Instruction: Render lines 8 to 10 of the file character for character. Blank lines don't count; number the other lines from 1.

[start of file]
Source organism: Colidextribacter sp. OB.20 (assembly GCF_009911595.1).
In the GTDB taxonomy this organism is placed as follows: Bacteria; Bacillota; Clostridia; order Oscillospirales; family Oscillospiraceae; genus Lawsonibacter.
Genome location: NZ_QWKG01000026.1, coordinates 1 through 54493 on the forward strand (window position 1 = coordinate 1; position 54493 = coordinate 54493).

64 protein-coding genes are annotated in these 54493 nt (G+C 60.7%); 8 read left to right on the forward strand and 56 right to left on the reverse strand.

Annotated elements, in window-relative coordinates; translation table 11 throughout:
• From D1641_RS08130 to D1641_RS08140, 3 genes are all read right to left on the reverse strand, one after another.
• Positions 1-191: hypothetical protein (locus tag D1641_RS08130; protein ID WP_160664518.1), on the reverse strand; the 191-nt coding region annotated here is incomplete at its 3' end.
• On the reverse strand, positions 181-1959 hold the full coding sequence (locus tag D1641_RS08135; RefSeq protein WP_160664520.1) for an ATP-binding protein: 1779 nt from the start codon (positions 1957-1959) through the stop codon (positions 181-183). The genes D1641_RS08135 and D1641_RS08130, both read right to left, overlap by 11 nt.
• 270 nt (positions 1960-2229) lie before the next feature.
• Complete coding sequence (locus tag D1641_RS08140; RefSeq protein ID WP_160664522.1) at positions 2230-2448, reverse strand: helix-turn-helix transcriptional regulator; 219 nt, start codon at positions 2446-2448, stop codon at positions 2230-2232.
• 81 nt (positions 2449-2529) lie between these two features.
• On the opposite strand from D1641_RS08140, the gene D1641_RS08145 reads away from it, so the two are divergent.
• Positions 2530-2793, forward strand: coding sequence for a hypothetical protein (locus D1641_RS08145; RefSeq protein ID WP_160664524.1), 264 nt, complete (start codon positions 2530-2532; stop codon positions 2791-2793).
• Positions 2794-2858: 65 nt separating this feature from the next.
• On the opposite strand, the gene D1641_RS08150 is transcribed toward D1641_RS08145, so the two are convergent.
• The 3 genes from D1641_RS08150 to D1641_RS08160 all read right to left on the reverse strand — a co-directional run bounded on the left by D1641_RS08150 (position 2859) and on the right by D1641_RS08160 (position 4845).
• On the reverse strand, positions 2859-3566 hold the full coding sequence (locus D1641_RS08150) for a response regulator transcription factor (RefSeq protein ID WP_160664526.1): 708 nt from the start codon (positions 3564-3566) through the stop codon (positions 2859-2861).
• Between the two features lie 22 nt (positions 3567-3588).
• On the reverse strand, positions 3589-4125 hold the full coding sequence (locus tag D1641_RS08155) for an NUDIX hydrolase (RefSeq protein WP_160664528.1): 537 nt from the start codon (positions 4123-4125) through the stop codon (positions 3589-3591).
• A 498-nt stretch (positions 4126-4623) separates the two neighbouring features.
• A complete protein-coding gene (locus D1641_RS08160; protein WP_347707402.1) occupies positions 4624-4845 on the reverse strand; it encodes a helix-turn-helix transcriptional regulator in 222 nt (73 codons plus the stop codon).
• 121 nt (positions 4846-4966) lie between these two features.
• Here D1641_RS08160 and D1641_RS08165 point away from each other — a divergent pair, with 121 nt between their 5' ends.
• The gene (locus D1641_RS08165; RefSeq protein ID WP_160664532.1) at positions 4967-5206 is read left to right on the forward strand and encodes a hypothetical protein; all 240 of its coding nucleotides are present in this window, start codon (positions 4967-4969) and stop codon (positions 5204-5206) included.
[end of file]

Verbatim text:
• On the reverse strand, positions 181-1959 hold the full coding sequence (locus tag D1641_RS08135; RefSeq protein WP_160664520.1) for an ATP-binding protein: 1779 nt from the start codon (positions 1957-1959) through the stop codon (positions 181-183). The genes D1641_RS08135 and D1641_RS08130, both read right to left, overlap by 11 nt.
• 270 nt (positions 1960-2229) lie before the next feature.
• Complete coding sequence (locus tag D1641_RS08140; RefSeq protein ID WP_160664522.1) at positions 2230-2448, reverse strand: helix-turn-helix transcriptional regulator; 219 nt, start codon at positions 2446-2448, stop codon at positions 2230-2232.